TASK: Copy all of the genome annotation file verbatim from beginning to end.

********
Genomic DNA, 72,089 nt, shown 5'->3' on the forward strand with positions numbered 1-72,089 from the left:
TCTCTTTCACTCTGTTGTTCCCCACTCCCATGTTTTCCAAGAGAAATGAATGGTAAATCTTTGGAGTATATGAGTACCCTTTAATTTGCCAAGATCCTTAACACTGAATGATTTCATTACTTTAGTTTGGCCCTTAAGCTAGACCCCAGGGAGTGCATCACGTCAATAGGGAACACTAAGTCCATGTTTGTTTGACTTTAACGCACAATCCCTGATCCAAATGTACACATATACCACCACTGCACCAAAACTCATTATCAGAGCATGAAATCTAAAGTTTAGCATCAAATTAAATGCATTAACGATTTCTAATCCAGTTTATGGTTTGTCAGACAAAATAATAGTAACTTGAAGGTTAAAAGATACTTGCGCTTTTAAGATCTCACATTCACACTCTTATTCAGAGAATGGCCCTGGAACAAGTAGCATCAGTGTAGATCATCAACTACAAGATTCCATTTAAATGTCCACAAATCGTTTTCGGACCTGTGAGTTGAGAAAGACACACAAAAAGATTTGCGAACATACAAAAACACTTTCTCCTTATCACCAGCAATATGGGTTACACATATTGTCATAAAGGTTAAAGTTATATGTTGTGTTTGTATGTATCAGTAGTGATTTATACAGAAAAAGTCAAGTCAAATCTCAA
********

Genomic DNA, 72,089 nt, shown 5'->3' on the forward strand with positions numbered 1-72,089 from the left:
TCTCTTTCACTCTGTTGTTCCCCACTCCCATGTTTTCCAAGAGAAATGAATGGTAAATCTTTGGAGTATATGAGTACCCTTTAATTTGCCAAGATCCTTAACACTGAATGATTTCATTACTTTAGTTTGGCCCTTAAGCTAGACCCCAGGGAGTGCATCACGTCAATAGGGAACACTAAGTCCATGTTTGTTTGACTTTAACGCACAATCCCTGATCCAAATGTACACATATACCACCACTGCACCAAAACTCATTATCAGAGCATGAAATCTAAAGTTTAGCATCAAATTAAATGCATTAACGATTTCTAATCCAGTTTATGGTTTGTCAGACAAAATAATAGTAACTTGAAGGTTAAAAGATACTTGCGCTTTTAAGATCTCACATTCACACTCTTATTCAGAGAATGGCCCTGGAACAAGTAGCATCAGTGTAGATCATCAACTACAAGATTCCATTTAAATGTCCACAAATCGTTTTCGGACCTGTGAGTTGAGAAAGACACACAAAAAGATTTGCGAACATACAAAAACACTTTCTCCTTATCACCAGCAATATGGGTTACACATATTGTCATAAAGGTTAAAGTTATATGTTGTGTTTGTATGTATCAGTAGTGATTTATACAGAAAAAGTCAAGTCAAATCTCAA